.<=# :: Int# > Int# > Int#




.==# :: Int# > Int# > Int#




./=# :: Int# > Int# > Int#




```










## Eliminating branches using new primops






Each of these new primops takes two `Int#`s that are to be compared. The result is also an `Int#`: `0#` if the relation between the operands does not hold and `1#` when it does hold. For example `5# .># 3#` returns `1#` and `3# .># 3#` returns `0#`. With the new primops we can rewrite the original expression that motivated the problem:






With the new primops we can rewrite the original expression that motivated the problem:






```wiki


```wiki


case (x <# 0#)  (x >=# width)  (y <# 0#)  (y >=# height) of


case (x <# 0#)  (x >=# width)  (y <# 0#)  (y >=# height) of

...  @@ 156,52 +165,53 @@ case (x <# 0#)  (x >=# width)  (y <# 0#)  (y >=# height) of 
...  @@ 156,52 +165,53 @@ case (x <# 0#)  (x >=# width)  (y <# 0#)  (y >=# height) of 

as


as






```wiki


```wiki


case (x .<# 0#) `orI#` (x .>=# width) `orI#` (y .<# 0#) `orI#` (y .>=# height) of


case (x <$# 0#) `orI#` (x >=$# width) `orI#` (y <$# 0#) `orI#` (y >=$# height) of


True > E1


True > E1


False > E2


False > E2


```


```










(Note: `orI#` is a bitwise OR operation on operands of type `Int#`. It was introduced together with `andI#`, `notI#` and `xor#` in [\#7689](https://gitlab.haskell.org//ghc/ghc/issues/7689)). Using the LLVM backend this compiles to:


Using the LLVM backend this compiles to:






```wiki


```wiki


# BB#0: # %c1nK


# BB#0: # %c1oe


movq %rsi, %rax


movq %rsi, %rax


orq %r14, %rax


orq %r14, %rax


shrq $63, %rax


shrq $63, %rax


cmpq %rdi, %r14


cmpq %rdi, %r14


setge %cl


setge %cl


movzbl %cl, %ecx


movzbl %cl, %ecx


orq %rax, %rcx


orq %rax, %rcx


cmpq %r8, %rsi


cmpq %r8, %rsi


setge %al


setge %al


movzbl %al, %eax


movzbl %al, %eax


orq %rcx, %rax


orq %rcx, %rax


jne .LBB2_1


jne .LBB2_1


# BB#3: # %c1ol


# BB#3: # %c1oP


movq (%rbp), %rax


movq (%rbp), %rax


movl $r1m6_closure+1, %ebx


movl $r1mu_closure+1, %ebx


jmpq *%rax # TAILCALL


jmpq *%rax # TAILCALL


.LBB2_1: # %c1nK


.LBB2_1: # %c1oe


cmpq $1, %rax


cmpq $1, %rax


jne .LBB2_2


jne .LBB2_2


# BB#4: # %c1ov


# BB#4: # %c1oZ


movq (%rbp), %rax


movq (%rbp), %rax


movl $r1m7_closure+1, %ebx


movl $r1mv_closure+1, %ebx


jmpq *%rax # TAILCALL


jmpq *%rax # TAILCALL


.LBB2_2: # %c1ob


.LBB2_2: # %c1oF


movq r1m5_closure(%rip), %rax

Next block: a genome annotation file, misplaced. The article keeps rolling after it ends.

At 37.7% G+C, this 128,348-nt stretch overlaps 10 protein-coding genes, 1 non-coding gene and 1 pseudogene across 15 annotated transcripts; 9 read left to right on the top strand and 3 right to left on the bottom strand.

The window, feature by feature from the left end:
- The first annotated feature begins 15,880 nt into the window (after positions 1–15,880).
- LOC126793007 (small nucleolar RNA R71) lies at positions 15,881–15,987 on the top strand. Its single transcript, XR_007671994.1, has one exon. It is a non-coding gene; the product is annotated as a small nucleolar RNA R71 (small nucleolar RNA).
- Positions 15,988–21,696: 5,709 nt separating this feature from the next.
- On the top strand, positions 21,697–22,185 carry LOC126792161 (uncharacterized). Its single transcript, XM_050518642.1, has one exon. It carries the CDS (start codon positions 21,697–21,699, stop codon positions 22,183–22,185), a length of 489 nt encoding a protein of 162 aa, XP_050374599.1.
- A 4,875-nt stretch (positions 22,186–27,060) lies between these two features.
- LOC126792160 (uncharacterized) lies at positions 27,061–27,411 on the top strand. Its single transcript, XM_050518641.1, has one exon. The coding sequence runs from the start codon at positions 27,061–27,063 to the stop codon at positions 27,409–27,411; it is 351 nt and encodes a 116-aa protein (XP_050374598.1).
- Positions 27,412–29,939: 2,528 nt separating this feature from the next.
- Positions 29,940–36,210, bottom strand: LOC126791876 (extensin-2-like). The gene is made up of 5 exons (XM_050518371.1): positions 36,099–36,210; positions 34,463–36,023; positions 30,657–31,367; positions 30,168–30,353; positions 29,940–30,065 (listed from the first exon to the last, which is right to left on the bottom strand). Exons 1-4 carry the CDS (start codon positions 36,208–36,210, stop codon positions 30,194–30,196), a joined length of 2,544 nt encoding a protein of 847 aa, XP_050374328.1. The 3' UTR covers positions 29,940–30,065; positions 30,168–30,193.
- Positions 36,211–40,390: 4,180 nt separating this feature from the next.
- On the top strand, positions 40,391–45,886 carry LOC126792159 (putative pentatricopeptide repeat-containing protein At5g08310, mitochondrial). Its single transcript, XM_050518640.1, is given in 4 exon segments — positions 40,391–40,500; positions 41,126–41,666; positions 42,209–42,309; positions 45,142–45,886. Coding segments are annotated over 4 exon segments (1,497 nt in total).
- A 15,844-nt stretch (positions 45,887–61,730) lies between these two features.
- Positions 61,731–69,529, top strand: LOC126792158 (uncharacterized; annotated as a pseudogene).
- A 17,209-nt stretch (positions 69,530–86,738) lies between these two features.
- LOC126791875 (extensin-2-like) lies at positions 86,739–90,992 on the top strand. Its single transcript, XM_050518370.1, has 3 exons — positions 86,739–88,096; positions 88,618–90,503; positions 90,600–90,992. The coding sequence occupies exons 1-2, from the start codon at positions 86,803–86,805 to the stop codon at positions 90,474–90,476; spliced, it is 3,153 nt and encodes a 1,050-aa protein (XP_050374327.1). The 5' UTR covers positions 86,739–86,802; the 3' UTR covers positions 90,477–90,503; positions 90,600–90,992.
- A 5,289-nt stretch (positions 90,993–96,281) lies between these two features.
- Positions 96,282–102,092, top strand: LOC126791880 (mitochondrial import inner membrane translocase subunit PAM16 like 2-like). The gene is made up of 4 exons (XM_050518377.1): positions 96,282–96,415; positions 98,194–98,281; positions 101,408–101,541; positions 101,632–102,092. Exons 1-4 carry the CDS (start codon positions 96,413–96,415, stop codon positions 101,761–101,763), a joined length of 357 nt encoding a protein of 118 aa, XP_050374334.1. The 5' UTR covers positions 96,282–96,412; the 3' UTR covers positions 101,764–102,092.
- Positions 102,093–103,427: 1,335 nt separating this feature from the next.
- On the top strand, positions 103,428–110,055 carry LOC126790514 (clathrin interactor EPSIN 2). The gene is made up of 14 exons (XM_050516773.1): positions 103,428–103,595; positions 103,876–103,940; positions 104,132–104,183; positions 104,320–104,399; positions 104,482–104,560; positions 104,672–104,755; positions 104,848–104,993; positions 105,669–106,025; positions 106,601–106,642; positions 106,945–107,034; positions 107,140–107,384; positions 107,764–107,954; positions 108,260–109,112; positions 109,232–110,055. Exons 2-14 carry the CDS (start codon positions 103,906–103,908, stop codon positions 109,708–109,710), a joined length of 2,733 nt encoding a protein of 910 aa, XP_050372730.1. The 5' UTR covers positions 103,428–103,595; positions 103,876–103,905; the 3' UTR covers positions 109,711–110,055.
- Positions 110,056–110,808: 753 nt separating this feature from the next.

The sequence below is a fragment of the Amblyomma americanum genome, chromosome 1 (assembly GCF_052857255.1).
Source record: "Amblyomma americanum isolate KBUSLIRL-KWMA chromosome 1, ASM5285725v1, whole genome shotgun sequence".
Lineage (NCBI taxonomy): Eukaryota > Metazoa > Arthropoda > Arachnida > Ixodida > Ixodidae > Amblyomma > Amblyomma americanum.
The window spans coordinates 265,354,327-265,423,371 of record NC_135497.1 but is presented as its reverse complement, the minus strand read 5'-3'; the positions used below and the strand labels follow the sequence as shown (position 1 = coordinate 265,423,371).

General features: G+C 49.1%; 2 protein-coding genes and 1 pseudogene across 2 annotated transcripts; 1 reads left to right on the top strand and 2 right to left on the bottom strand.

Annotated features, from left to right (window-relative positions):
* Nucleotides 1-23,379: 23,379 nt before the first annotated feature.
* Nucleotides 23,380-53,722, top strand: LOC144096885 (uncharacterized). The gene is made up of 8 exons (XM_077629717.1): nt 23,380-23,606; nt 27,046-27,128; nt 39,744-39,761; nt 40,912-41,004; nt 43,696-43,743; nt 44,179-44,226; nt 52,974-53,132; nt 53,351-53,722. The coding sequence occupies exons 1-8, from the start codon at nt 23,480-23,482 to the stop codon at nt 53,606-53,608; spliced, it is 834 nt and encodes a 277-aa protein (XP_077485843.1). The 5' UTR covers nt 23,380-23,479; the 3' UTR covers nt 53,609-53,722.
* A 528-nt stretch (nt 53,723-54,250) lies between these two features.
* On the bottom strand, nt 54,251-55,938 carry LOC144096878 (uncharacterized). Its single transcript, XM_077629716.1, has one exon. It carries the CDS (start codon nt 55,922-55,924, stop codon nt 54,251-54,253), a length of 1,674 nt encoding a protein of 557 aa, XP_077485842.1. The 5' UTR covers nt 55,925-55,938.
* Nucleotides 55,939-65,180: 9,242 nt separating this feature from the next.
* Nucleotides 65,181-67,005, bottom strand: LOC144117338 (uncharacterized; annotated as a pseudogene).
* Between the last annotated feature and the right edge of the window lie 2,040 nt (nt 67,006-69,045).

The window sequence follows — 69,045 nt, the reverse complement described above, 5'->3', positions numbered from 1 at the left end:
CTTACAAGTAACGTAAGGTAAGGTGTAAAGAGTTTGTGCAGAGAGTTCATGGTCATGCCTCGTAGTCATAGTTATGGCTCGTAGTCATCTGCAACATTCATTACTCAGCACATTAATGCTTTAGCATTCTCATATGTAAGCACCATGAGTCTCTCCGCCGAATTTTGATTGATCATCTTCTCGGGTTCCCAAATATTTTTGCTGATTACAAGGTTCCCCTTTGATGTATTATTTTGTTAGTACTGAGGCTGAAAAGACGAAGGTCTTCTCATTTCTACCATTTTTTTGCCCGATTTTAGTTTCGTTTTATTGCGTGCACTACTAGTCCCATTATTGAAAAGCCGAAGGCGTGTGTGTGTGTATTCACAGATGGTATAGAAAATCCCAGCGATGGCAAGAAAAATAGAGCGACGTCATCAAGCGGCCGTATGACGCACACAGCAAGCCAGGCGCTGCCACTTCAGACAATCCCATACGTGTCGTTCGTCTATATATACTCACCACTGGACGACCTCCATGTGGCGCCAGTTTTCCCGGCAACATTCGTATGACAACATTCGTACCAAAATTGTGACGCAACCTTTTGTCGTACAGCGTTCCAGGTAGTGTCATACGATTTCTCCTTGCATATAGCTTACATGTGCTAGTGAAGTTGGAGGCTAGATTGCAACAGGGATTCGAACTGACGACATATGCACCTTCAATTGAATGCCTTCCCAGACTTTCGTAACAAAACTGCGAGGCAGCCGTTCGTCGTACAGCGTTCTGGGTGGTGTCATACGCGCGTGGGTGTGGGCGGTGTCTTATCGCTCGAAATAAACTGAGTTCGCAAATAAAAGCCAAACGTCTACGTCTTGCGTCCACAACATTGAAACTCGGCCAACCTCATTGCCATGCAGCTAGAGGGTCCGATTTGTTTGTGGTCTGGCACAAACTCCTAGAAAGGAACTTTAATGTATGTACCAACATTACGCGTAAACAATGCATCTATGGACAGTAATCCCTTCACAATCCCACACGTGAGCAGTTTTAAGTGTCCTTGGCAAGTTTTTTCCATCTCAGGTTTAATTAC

movq r1mt_closure(%rip), %rax


movl $r1m5_closure, %ebx


movl $r1mt_closure, %ebx


jmpq *%rax # TAILCALL


jmpq *%rax # TAILCALL






```


```










The assembly does not contain comparisons and jumps in the scrutinee of the case expression, but still does jumps for selecting an appropriate branch of the case expression.


The assembly does not contain comparisons and branches in the scrutinee of the case expression, but still uses jumps to select an appropriate branch of the case expression.






### Benchmarks for the proposed patch


### Benchmarks










Below is a benchmark for the proofofconcept filter function that demonstrates performance gains possible with the new primops:


Below is a benchmark for the proofofconcept branchless filter function that demonstrates performance gains possible with the new primops:






```wiki


```wiki


{# LANGUAGE BangPatterns, MagicHash #}


{# LANGUAGE BangPatterns, MagicHash #}

...  @@ 216,7 +226,7 @@ import Criterion.Main 
...  @@ 216,7 +226,7 @@ import Criterion.Main 

import Data.Vector.Unboxed.Mutable (unsafeNew, unsafeSlice, unsafeWrite)


import Data.Vector.Unboxed.Mutable (unsafeNew, unsafeSlice, unsafeWrite)


import Data.Vector.Unboxed as U (Vector, filter, foldM',


import Data.Vector.Unboxed as U (Vector, filter, foldM',


fromList, length, unsafeFreeze)


fromList, length, unsafeFreeze)


import GHC.Exts (Int (I#), (.>=#))


import GHC.Exts (Int (I#), (>=$#))


import System.Random (RandomGen, mkStdGen, randoms)


import System.Random (RandomGen, mkStdGen, randoms)


import Prelude hiding (filter, length)


import Prelude hiding (filter, length)





...  @@ 227,7 +237,7 @@ filterN vec = runST $ do 
...  @@ 227,7 +237,7 @@ filterN vec = runST $ do 

fVec < unsafeNew size


fVec < unsafeNew size


let put i x = do


let put i x = do


let !(I# v) = x


let !(I# v) = x


inc = I# (v .>=# 0#)


inc = I# (v >=$# 0#)


unsafeWrite fVec i x


unsafeWrite fVec i x


return $ i + inc


return $ i + inc


fSize < foldM' put 0 vec


fSize < foldM' put 0 vec

...  @@ 258,7 +268,6 @@ benchConfig :: Config 
...  @@ 258,7 +268,6 @@ benchConfig :: Config 

benchConfig = defaultConfig {


benchConfig = defaultConfig {


cfgPerformGC = ljust True


cfgPerformGC = ljust True


}


}






```


```









...  @@ 270,4 +279,6 @@ ghc O2 fllvm optloO3 Main.hs 
...  @@ 270,4 +279,6 @@ ghc O2 fllvm optloO3 Main.hs 

```


```










Benchmarking shows that `filterN` function is 60% faster than the `filter` function based on stream fusion (tested for unboxed vectors containing 10 thousand and 10 million elements). 

Benchmarking shows that `filterN` function is about 5565% faster than the `filter` function based on stream fusion (tested for unboxed vectors containing 10 thousand and 10 million elements). Below is an example benchmarking report from criterion:








[](http://ics.p.lodz.pl/~stolarek/ghc/primboolcriterion.png) 



\ No newline at end of file